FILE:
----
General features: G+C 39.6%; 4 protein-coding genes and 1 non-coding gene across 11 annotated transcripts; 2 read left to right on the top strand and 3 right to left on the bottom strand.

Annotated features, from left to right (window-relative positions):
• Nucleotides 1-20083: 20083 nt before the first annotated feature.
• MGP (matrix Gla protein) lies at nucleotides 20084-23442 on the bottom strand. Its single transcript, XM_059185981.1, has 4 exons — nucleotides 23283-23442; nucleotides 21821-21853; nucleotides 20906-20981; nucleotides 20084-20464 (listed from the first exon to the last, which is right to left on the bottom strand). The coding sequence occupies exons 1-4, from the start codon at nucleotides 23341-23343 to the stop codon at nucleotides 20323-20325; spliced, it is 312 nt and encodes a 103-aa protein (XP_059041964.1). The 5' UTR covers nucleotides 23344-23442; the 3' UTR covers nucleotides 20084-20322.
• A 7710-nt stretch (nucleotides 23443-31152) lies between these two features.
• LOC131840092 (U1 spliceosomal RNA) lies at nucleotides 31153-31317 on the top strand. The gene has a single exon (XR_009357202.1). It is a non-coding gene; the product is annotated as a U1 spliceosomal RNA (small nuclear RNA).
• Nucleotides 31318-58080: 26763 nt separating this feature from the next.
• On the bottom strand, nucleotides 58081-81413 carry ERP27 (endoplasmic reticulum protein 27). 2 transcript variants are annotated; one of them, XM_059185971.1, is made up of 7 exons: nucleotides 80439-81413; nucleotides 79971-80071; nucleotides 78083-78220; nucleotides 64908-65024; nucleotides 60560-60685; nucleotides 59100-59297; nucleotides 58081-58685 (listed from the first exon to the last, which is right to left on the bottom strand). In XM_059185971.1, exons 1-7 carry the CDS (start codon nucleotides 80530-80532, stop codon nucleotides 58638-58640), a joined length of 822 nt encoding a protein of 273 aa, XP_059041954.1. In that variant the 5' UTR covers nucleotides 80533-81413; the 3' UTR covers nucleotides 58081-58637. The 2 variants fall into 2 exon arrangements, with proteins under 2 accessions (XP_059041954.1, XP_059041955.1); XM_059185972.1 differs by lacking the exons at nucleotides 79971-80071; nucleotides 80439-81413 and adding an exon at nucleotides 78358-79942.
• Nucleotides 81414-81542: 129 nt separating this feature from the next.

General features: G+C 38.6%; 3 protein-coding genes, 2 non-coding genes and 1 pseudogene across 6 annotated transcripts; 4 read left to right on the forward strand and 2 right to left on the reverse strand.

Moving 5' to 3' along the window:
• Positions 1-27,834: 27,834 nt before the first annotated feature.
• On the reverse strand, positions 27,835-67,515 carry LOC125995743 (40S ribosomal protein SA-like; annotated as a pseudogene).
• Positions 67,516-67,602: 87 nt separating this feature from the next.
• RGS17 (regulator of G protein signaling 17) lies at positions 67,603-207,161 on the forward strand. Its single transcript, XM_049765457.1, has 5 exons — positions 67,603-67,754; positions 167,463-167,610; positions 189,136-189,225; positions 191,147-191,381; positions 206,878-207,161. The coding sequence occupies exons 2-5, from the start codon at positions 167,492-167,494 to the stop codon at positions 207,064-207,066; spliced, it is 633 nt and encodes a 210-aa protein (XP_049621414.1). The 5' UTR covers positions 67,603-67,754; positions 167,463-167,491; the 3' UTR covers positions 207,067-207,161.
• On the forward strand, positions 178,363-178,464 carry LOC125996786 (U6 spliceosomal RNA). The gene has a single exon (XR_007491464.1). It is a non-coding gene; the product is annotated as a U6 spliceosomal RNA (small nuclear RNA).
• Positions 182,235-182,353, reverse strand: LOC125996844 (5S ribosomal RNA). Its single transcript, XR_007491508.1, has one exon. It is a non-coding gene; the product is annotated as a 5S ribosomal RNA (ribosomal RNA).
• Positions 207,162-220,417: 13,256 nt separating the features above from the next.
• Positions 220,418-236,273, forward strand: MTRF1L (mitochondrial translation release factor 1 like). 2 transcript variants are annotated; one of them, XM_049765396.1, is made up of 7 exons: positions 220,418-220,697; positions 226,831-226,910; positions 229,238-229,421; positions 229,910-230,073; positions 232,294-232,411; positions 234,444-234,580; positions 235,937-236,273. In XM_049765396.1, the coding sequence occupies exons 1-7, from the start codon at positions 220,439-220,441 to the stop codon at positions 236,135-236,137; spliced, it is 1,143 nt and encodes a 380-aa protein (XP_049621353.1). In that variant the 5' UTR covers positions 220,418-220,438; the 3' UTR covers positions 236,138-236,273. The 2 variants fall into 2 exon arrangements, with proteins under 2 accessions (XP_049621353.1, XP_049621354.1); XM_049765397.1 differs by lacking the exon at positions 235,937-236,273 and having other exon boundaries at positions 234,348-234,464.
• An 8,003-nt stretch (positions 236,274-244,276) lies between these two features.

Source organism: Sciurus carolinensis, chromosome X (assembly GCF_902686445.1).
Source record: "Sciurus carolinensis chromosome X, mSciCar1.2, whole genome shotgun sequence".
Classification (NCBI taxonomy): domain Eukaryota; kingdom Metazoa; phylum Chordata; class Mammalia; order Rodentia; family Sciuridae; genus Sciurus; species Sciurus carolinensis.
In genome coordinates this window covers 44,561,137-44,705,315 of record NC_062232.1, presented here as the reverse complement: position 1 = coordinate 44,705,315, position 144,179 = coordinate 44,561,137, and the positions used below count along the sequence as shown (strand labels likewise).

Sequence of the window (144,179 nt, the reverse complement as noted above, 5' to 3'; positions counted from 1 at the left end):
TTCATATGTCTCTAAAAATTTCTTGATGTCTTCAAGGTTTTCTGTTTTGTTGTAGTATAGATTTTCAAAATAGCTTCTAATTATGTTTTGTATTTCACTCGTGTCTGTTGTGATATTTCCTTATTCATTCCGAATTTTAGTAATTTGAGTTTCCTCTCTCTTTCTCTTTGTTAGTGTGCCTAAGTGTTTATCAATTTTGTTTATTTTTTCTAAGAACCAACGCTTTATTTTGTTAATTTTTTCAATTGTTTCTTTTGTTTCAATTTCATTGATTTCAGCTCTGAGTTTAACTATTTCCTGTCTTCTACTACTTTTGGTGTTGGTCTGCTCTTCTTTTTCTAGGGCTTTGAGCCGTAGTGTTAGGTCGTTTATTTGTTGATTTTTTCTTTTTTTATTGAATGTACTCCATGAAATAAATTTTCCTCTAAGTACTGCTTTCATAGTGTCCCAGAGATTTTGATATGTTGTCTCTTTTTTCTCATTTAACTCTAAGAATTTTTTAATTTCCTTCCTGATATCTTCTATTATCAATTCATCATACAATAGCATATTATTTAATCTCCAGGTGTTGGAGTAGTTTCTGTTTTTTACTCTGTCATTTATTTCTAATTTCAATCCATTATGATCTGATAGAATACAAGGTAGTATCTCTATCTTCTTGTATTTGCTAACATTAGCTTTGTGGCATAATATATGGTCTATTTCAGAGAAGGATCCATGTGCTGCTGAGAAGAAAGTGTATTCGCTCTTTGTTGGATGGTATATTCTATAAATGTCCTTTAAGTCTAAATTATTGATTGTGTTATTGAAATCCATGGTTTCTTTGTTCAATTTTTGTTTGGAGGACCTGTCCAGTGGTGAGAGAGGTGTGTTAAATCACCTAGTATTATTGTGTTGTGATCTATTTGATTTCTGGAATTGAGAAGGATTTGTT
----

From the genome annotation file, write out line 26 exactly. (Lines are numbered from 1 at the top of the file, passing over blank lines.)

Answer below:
TTCATATGTCTCTAAAAATTTCTTGATGTCTTCAAGGTTTTCTGTTTTGTTGTAGTATAGATTTTCAAAATAGCTTCTAATTATGTTTTGTATTTCACTCGTGTCTGTTGTGATATTTCCTTATTCATTCCGAATTTTAGTAATTTGAGTTTCCTCTCTCTTTCTCTTTGTTAGTGTGCCTAAGTGTTTATCAATTTTGTTTATTTTTTCTAAGAACCAACGCTTTATTTTGTTAATTTTTTCAATTGTTTCTTTTGTTTCAATTTCATTGATTTCAGCTCTGAGTTTAACTATTTCCTGTCTTCTACTACTTTTGGTGTTGGTCTGCTCTTCTTTTTCTAGGGCTTTGAGCCGTAGTGTTAGGTCGTTTATTTGTTGATTTTTTCTTTTTTTATTGAATGTACTCCATGAAATAAATTTTCCTCTAAGTACTGCTTTCATAGTGTCCCAGAGATTTTGATATGTTGTCTCTTTTTTCTCATTTAACTCTAAGAATTTTTTAATTTCCTTCCTGATATCTTCTATTATCAATTCATCATACAATAGCATATTATTTAATCTCCAGGTGTTGGAGTAGTTTCTGTTTTTTACTCTGTCATTTATTTCTAATTTCAATCCATTATGATCTGATAGAATACAAGGTAGTATCTCTATCTTCTTGTATTTGCTAACATTAGCTTTGTGGCATAATATATGGTCTATTTCAGAGAAGGATCCATGTGCTGCTGAGAAGAAAGTGTATTCGCTCTTTGTTGGATGGTATATTCTATAAATGTCCTTTAAGTCTAAATTATTGATTGTGTTATTGAAATCCATGGTTTCTTTGTTCAATTTTTGTTTGGAGGACCTGTCCAGTGGTGAGAGAGGTGTGTTAAATCACCTAGTATTATTGTGTTGTGATCTATTTGATTTCTGGAATTGAGAAGGATTTGTT